7 illegal cannabis shops shut down in Cayuga, Oswego and Wayne counties
Gov. Kathy Hochul announced the first illegal cannabis stores were padlocked in upstate New York. The governor introduced new cannabis law enforcement actions earlier this year, which could fine violators $10,000 a day, which doubles to $20,000 if a business continues to sell after a violation is affixed to their window.
The state said David Tulley is illegally operating eight retail cannabis "I'm Stuck" stores in Cayuga, Monroe, Oswego and Wayne counties. Stores that were shut down were located in Auburn, Lyons, Macedon, Ontario, Pulaski and Williamson.
The state said Tulley's "I'm Stuck" stores made illicit sales and processed and packaged cannabis products without a license. They said he ignored repeated notices and Office of Cannabis Management orders.
“As we work to build and expand the legal cannabis market, it’s critical to crack down on illegal operators who are breaking the law and undermining the success of entrepreneurs and consumers who follow the rules,” Hochul said. “This year I fought to enact new legislation that protects New Yorkers by granting new power to State agencies and our Attorney General to take new enforcement actions against bad actors. New York will continue to fight for an equitable cannabis industry that rights the wrongs of the past while protecting the health and safety of all New Yorkers.”
OCM sent a cease-and-desist letter to Tulley in February 2022, later issuing violations to his stores when he continued to operate.
"In emails to OCM, Tulley misleadingly described his stores as a “consulting” business that informs customers about the effects of cannabis, and in return, customers receive free cannabis products," the state said in a release. "However, undercover OAG investigators visited six “I’m Stuck” locations owned by Tulley and were able to purchase $1,000 worth of cannabis products."
Investigators from the Office of the Attorney General observed the store selling to minors on several occasions. At the "I'm Stuck" location in Ontario, an undercover investigator could purchase $200 of cannabis products for an underaged undercover.
“Legalizing cannabis in New York was a historic milestone to correct the harms of the past, but there are laws that must be followed to ensure cannabis products are safe and kept out of the hands of minors,” Attorney General Letitia James said. “David Tulley brazenly violated our laws, cheated taxpayers, and endangered our kids by selling unregulated cannabis to underage customers. [Monday's] enforcement action should send a clear message that businesses that are selling cannabis without a license will be stopped. I thank Gov. Hochul and her administration for their partnership on this effort to protect New Yorkers.”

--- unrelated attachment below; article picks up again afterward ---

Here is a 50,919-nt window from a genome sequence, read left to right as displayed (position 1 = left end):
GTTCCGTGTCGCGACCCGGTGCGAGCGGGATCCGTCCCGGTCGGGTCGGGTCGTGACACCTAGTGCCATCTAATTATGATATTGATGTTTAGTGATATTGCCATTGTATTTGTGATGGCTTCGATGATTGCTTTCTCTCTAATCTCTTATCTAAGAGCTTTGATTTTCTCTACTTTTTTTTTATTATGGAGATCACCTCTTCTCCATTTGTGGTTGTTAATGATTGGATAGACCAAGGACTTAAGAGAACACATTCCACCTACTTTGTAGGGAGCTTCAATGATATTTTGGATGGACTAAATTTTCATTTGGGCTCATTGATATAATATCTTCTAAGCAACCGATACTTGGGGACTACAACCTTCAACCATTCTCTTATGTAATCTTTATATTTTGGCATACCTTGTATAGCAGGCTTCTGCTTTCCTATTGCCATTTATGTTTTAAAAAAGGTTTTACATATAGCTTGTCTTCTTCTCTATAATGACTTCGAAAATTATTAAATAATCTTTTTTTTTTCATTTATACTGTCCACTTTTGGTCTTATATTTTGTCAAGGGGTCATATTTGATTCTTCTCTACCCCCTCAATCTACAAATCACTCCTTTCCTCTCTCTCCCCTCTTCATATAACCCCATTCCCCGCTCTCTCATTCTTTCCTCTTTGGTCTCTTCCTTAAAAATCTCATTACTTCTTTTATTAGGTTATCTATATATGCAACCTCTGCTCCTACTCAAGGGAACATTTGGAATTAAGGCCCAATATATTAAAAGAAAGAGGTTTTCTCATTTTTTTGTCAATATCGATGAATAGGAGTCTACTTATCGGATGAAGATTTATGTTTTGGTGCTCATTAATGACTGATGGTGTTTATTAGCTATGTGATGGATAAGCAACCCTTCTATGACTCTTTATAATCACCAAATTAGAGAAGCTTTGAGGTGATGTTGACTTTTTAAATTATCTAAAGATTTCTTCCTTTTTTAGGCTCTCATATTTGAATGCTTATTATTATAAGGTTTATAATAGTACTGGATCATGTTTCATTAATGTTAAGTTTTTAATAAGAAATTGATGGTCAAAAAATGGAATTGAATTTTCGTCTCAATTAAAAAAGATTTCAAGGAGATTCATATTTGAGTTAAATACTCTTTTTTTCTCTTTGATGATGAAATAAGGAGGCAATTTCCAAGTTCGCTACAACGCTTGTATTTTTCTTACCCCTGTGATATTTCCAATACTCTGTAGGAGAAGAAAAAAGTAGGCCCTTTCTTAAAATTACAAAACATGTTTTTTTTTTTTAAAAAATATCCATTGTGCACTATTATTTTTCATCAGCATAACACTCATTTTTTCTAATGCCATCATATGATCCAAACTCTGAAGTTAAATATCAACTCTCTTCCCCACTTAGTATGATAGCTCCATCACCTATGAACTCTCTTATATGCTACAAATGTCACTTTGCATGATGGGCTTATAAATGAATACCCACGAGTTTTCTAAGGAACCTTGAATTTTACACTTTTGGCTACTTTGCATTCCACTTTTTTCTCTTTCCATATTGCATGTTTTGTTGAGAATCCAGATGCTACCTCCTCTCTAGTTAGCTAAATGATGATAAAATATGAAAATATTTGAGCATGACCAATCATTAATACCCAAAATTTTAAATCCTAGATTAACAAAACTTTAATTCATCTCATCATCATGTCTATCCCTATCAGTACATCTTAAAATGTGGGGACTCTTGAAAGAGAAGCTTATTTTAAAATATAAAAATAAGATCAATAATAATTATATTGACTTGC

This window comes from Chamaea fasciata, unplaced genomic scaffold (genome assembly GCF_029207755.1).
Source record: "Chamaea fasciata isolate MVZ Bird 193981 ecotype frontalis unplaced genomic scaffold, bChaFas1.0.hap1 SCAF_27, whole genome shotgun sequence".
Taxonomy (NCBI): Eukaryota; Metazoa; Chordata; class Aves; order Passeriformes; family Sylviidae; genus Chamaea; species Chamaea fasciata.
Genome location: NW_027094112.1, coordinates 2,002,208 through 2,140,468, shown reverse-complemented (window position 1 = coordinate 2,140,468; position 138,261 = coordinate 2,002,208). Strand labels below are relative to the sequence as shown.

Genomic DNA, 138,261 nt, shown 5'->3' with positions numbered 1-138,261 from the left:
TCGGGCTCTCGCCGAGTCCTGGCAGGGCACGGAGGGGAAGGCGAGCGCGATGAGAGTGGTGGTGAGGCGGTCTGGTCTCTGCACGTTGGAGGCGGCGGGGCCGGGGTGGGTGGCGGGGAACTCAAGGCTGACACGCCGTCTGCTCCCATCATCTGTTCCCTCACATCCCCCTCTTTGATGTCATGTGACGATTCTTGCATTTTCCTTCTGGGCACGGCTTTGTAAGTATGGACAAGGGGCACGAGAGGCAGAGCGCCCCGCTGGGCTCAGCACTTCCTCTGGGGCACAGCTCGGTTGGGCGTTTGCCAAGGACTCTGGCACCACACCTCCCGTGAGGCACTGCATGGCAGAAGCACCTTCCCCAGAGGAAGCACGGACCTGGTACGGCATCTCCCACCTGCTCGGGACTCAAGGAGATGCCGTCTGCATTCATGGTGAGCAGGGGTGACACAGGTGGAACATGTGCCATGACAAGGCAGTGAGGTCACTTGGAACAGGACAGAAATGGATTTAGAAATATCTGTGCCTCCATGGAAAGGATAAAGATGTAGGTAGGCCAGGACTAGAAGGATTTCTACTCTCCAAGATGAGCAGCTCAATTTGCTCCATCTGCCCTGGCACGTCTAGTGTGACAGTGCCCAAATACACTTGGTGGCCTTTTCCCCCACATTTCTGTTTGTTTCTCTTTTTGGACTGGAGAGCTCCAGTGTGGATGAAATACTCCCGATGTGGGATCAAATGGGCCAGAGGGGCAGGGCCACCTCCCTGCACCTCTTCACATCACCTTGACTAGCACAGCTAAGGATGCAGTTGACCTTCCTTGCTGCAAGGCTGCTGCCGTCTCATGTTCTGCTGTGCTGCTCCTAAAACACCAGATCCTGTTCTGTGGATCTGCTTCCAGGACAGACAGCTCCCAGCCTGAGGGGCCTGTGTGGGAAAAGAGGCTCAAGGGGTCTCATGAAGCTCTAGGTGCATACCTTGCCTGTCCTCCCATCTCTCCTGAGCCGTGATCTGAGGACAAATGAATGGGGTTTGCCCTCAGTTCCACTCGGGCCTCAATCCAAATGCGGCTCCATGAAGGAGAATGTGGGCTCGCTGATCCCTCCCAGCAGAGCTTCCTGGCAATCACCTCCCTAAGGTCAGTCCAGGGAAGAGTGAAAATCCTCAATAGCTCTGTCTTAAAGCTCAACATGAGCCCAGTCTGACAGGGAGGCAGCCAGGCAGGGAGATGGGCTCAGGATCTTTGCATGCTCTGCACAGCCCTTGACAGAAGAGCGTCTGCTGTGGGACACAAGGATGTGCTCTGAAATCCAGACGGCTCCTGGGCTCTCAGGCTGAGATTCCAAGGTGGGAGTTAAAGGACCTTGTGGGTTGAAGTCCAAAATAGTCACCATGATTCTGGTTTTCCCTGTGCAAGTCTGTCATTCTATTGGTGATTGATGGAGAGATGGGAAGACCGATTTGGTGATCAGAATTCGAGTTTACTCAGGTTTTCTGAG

James and the OCM are seeking penalties from Tulley's operation with Tulley potentially fined millions. The petition also seeks penalties from building owners where Tulley's stores operated — those owners can be fined $10,000 a day for each day unlicensed sales occurred at their property.
Tulley is represented by Attorney Joseph Bondy.
"In response to the detailed press releases of the Governor’s Office and Office of Cannabis Management, I note that the OCM and Attorney General have acted ex parte and without notice to secure temporary closure of seven of Mr. Tulley’s cannabis consulting locations, which also sold legal goods, ranging from cannabis culture and lifestyle fashionwear to ancillary products for the legal consumption of cannabis, in what we believe to be a violation of the Cannabis Law," Bondy said. "We will defend against the efforts to further enjoin Mr. Tulley on a number of specific statutory and constitutional grounds, which will be made by public court filing."
Bondy said he believes the regulatory inspections "appear to be little more than thinly veiled and pretextual warrantless searches in violation of the Fourth Amendment and state constitutional rights of all New Yorkers."
"Ironically, although the OCM frequently warns of the perils of the proliferation of untested cannabis being made available in thousands of storefront locations throughout the state, it neglects that the possession and gifting of cannabis has been permitted by law in New York since March 31, 2021—prior to the existence of a single licensed cannabis retail store," Bondy said. "The legislature obviously did not then find it to be a threat to public safety for all New Yorkers to be allowed to possess what was, at that time, untested cannabis from exclusively unlicensed sources. Nor is there any such limitation on the possession or gifting of cannabis under our penal code today."